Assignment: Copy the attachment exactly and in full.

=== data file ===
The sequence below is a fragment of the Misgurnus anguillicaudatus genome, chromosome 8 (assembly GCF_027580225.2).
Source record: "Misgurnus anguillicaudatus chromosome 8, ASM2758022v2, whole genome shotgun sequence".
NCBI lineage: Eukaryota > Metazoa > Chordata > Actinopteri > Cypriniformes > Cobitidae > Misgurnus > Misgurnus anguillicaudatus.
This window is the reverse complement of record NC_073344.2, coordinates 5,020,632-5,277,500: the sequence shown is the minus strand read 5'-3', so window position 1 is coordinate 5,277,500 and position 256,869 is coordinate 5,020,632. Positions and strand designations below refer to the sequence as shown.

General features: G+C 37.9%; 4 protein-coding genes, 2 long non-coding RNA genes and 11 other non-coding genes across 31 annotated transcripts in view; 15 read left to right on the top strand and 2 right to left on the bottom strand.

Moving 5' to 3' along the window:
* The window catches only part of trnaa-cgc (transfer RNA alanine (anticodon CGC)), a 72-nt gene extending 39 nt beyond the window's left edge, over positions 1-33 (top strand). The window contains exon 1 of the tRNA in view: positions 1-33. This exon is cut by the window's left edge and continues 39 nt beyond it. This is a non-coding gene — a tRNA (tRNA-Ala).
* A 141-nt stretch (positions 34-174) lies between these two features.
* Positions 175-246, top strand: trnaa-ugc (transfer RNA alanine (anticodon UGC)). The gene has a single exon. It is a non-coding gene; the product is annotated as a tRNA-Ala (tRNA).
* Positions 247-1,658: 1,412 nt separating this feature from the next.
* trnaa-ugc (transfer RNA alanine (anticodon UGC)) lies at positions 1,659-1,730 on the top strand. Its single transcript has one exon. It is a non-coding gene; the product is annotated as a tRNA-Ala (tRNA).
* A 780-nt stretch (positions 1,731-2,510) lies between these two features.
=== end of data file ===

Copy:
The sequence below is a fragment of the Misgurnus anguillicaudatus genome, chromosome 8 (assembly GCF_027580225.2).
Source record: "Misgurnus anguillicaudatus chromosome 8, ASM2758022v2, whole genome shotgun sequence".
NCBI lineage: Eukaryota > Metazoa > Chordata > Actinopteri > Cypriniformes > Cobitidae > Misgurnus > Misgurnus anguillicaudatus.
This window is the reverse complement of record NC_073344.2, coordinates 5,020,632-5,277,500: the sequence shown is the minus strand read 5'-3', so window position 1 is coordinate 5,277,500 and position 256,869 is coordinate 5,020,632. Positions and strand designations below refer to the sequence as shown.

General features: G+C 37.9%; 4 protein-coding genes, 2 long non-coding RNA genes and 11 other non-coding genes across 31 annotated transcripts in view; 15 read left to right on the top strand and 2 right to left on the bottom strand.

Moving 5' to 3' along the window:
* The window catches only part of trnaa-cgc (transfer RNA alanine (anticodon CGC)), a 72-nt gene extending 39 nt beyond the window's left edge, over positions 1-33 (top strand). The window contains exon 1 of the tRNA in view: positions 1-33. This exon is cut by the window's left edge and continues 39 nt beyond it. This is a non-coding gene — a tRNA (tRNA-Ala).
* A 141-nt stretch (positions 34-174) lies between these two features.
* Positions 175-246, top strand: trnaa-ugc (transfer RNA alanine (anticodon UGC)). The gene has a single exon. It is a non-coding gene; the product is annotated as a tRNA-Ala (tRNA).
* Positions 247-1,658: 1,412 nt separating this feature from the next.
* trnaa-ugc (transfer RNA alanine (anticodon UGC)) lies at positions 1,659-1,730 on the top strand. Its single transcript has one exon. It is a non-coding gene; the product is annotated as a tRNA-Ala (tRNA).
* A 780-nt stretch (positions 1,731-2,510) lies between these two features.